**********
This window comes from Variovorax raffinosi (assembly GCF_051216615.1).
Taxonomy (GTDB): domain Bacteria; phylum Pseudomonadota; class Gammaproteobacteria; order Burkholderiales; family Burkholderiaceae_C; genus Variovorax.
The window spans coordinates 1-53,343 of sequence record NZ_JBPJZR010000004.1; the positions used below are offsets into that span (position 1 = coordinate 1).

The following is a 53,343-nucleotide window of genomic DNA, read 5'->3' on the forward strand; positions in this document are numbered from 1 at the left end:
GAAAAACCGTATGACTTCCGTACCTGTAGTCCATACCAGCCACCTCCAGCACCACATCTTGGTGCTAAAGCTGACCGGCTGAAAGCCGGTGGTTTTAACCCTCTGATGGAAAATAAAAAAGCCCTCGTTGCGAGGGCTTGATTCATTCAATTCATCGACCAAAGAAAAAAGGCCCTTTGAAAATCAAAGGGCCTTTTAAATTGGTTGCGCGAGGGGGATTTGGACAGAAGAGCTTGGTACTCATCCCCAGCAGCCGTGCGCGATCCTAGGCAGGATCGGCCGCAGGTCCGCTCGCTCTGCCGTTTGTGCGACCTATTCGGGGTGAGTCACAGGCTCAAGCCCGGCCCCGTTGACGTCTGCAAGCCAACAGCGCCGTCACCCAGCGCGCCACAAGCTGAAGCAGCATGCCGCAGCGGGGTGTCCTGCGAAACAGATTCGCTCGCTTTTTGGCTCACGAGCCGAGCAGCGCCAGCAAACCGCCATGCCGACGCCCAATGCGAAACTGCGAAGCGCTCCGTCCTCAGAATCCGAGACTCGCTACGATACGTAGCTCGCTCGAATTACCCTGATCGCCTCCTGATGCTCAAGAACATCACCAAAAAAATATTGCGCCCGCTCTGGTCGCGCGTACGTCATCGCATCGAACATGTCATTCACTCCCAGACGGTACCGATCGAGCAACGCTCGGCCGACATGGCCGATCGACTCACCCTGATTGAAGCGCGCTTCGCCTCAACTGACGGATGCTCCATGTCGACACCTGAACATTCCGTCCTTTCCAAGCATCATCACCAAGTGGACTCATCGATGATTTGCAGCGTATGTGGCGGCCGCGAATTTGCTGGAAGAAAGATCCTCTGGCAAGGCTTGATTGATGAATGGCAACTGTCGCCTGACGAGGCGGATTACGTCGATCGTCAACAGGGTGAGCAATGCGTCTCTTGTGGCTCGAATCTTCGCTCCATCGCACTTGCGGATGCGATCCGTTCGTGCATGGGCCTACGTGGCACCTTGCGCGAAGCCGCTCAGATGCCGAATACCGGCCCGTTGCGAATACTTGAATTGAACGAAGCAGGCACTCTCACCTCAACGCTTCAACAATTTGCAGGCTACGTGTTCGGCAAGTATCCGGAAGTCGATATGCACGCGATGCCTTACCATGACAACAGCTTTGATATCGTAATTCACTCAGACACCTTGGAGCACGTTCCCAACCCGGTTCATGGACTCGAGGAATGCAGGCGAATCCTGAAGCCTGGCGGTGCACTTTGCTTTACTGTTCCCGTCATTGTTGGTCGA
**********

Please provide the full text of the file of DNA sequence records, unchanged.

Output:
This window comes from Variovorax raffinosi (assembly GCF_051216615.1).
Taxonomy (GTDB): domain Bacteria; phylum Pseudomonadota; class Gammaproteobacteria; order Burkholderiales; family Burkholderiaceae_C; genus Variovorax.
The window spans coordinates 1-53,343 of sequence record NZ_JBPJZR010000004.1; the positions used below are offsets into that span (position 1 = coordinate 1).

The following is a 53,343-nucleotide window of genomic DNA, read 5'->3' on the forward strand; positions in this document are numbered from 1 at the left end:
GAAAAACCGTATGACTTCCGTACCTGTAGTCCATACCAGCCACCTCCAGCACCACATCTTGGTGCTAAAGCTGACCGGCTGAAAGCCGGTGGTTTTAACCCTCTGATGGAAAATAAAAAAGCCCTCGTTGCGAGGGCTTGATTCATTCAATTCATCGACCAAAGAAAAAAGGCCCTTTGAAAATCAAAGGGCCTTTTAAATTGGTTGCGCGAGGGGGATTTGGACAGAAGAGCTTGGTACTCATCCCCAGCAGCCGTGCGCGATCCTAGGCAGGATCGGCCGCAGGTCCGCTCGCTCTGCCGTTTGTGCGACCTATTCGGGGTGAGTCACAGGCTCAAGCCCGGCCCCGTTGACGTCTGCAAGCCAACAGCGCCGTCACCCAGCGCGCCACAAGCTGAAGCAGCATGCCGCAGCGGGGTGTCCTGCGAAACAGATTCGCTCGCTTTTTGGCTCACGAGCCGAGCAGCGCCAGCAAACCGCCATGCCGACGCCCAATGCGAAACTGCGAAGCGCTCCGTCCTCAGAATCCGAGACTCGCTACGATACGTAGCTCGCTCGAATTACCCTGATCGCCTCCTGATGCTCAAGAACATCACCAAAAAAATATTGCGCCCGCTCTGGTCGCGCGTACGTCATCGCATCGAACATGTCATTCACTCCCAGACGGTACCGATCGAGCAACGCTCGGCCGACATGGCCGATCGACTCACCCTGATTGAAGCGCGCTTCGCCTCAACTGACGGATGCTCCATGTCGACACCTGAACATTCCGTCCTTTCCAAGCATCATCACCAAGTGGACTCATCGATGATTTGCAGCGTATGTGGCGGCCGCGAATTTGCTGGAAGAAAGATCCTCTGGCAAGGCTTGATTGATGAATGGCAACTGTCGCCTGACGAGGCGGATTACGTCGATCGTCAACAGGGTGAGCAATGCGTCTCTTGTGGCTCGAATCTTCGCTCCATCGCACTTGCGGATGCGATCCGTTCGTGCATGGGCCTACGTGGCACCTTGCGCGAAGCCGCTCAGATGCCGAATACCGGCCCGTTGCGAATACTTGAATTGAACGAAGCAGGCACTCTCACCTCAACGCTTCAACAATTTGCAGGCTACGTGTTCGGCAAGTATCCGGAAGTCGATATGCACGCGATGCCTTACCATGACAACAGCTTTGATATCGTAATTCACTCAGACACCTTGGAGCACGTTCCCAACCCGGTTCATGGACTCGAGGAATGCAGGCGAATCCTGAAGCCTGGCGGTGCACTTTGCTTTACTGTTCCCGTCATTGTTGGTCGA